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General

Game

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g n i l tt Ba

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k c a l l o P c i t Atlan

ent Rider S The Illex Elem eat sport r gr fo es ak m 210M m with the 90m when rigged now. in M k ac Bl h Fiiis

ly l, Steven Nee a g e n o D h it w ation ntic from his fascin which the Atla k c lla o p g n ti h Following on e fig some of the fin connects with for. coast is famed

a always worth Chartreuse is they simply – try for pollack can’t resist.

P

ollack may be, in many people’s eyes, a humble fish and some even claim they aren’t great fighters – I beg to differ. There is very little that can prepare you for the initial smash and grab of a pollack as it hits the lure and dives for the sanctuary of the bottom. Your success will all boil down to one small split second – if you can stop it going to ground, the odds are you will land it safely on the rocks. However, if you fail to stop it, then I’m afraid it will most likely end in a stuck lure, broken line or a damaged ego – but that’s fishing! This summer has been less than kind weather-wise, with westerly gales and big swells making it a struggle to get near my usual haunts. Eventually, however, autumn brought settled weather and with it, the first real opportunity to chase some decent pollack from the shore.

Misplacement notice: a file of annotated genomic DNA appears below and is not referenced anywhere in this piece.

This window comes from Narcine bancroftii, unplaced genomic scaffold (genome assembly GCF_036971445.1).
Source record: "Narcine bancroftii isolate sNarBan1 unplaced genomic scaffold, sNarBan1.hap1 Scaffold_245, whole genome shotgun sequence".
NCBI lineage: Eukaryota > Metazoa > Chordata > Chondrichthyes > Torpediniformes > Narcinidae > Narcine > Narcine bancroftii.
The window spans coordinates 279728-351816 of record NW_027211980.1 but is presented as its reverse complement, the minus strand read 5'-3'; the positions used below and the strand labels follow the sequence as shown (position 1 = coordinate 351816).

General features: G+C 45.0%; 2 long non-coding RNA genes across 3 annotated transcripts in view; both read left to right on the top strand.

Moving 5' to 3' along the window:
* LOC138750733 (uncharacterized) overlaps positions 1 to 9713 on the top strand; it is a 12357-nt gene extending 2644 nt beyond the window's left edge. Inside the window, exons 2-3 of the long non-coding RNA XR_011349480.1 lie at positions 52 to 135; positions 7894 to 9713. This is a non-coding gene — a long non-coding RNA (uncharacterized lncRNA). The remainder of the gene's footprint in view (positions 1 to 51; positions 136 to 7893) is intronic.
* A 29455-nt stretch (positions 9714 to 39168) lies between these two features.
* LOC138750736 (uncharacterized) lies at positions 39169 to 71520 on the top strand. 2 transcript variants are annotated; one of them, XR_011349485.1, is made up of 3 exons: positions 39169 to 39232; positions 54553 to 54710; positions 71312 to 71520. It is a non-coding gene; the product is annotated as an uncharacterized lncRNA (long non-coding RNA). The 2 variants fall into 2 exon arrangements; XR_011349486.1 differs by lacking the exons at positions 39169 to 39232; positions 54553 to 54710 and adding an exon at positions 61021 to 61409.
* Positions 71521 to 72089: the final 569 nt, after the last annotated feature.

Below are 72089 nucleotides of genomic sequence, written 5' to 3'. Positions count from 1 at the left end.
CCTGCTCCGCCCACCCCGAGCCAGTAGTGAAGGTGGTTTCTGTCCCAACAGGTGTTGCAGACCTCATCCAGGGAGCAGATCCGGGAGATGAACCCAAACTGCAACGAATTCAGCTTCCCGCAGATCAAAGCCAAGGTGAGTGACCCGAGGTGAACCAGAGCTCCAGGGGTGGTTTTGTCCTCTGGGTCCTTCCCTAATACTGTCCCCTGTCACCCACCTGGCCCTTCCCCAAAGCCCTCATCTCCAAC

08 Irish Angler November 2013

Pollack Paradise Slack tides wouldn’t be my ideal choice – I prefer greater tidal variants and therefore stronger currents – but we had to take what we had and go for it. We set off mid-morning aiming to be on our chosen mark around mid-tide. The plan was to keep on the move but focus on three specific spots which we knew could potentially produce that beast we had been searching for. When we arrived the tide was flooding, it was warm and overcast – all looking very promising, but would the fish be willing? This particular mark is perfect pollack hunting territory – granite slabs step down into deep water close in. The bottom is carpeted with thick beds of kelp intersected by deep gullies. A strong right to left current rips across the mark, bringing food to the big eyed predators below.

This mark is not for the fainthearted as, at high tide, you are completely cut off from the mainland. This isolation and solitude is what makes it a special place – once you commit to the mark you know you will be undisturbed by anyone. Timings are critical and we have spent years perfecting this trip but it is well worth the effort. If I had to draw my ideal spot for pollack this would be it. The gear was fairly standard – we used short, powerful rods between 7ft 3in and 7ft 7in casting up to 28g. They were matched with Daiwa 2500 and 3000 fixed spool reels, loaded with 20lb braid and a long 20lb fluorocarbon leader. A

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longer leader will help when working around rough structure and will also, in theory, be invisible to the fish – preventing them from spooking. Rigged up with a 12g, 120mm Fiiish Black Minnow I cast out, slightly to the right to compensate for the current rip. I have talked about ‘sink and draw’ before, but it is a killer technique. On the third cast we watched in awe as a pollack of around 4lb nailed the lure on the drop. Having a tight drag set is crucial – you need to stop that fish before it dives. Have confidence in your terminal tackle. If your knots are correct they will hold up just fine. Anyway, after a few dives we slipped the net under and it was safely landed. Not a bad

November 2013 Irish Angler 09


General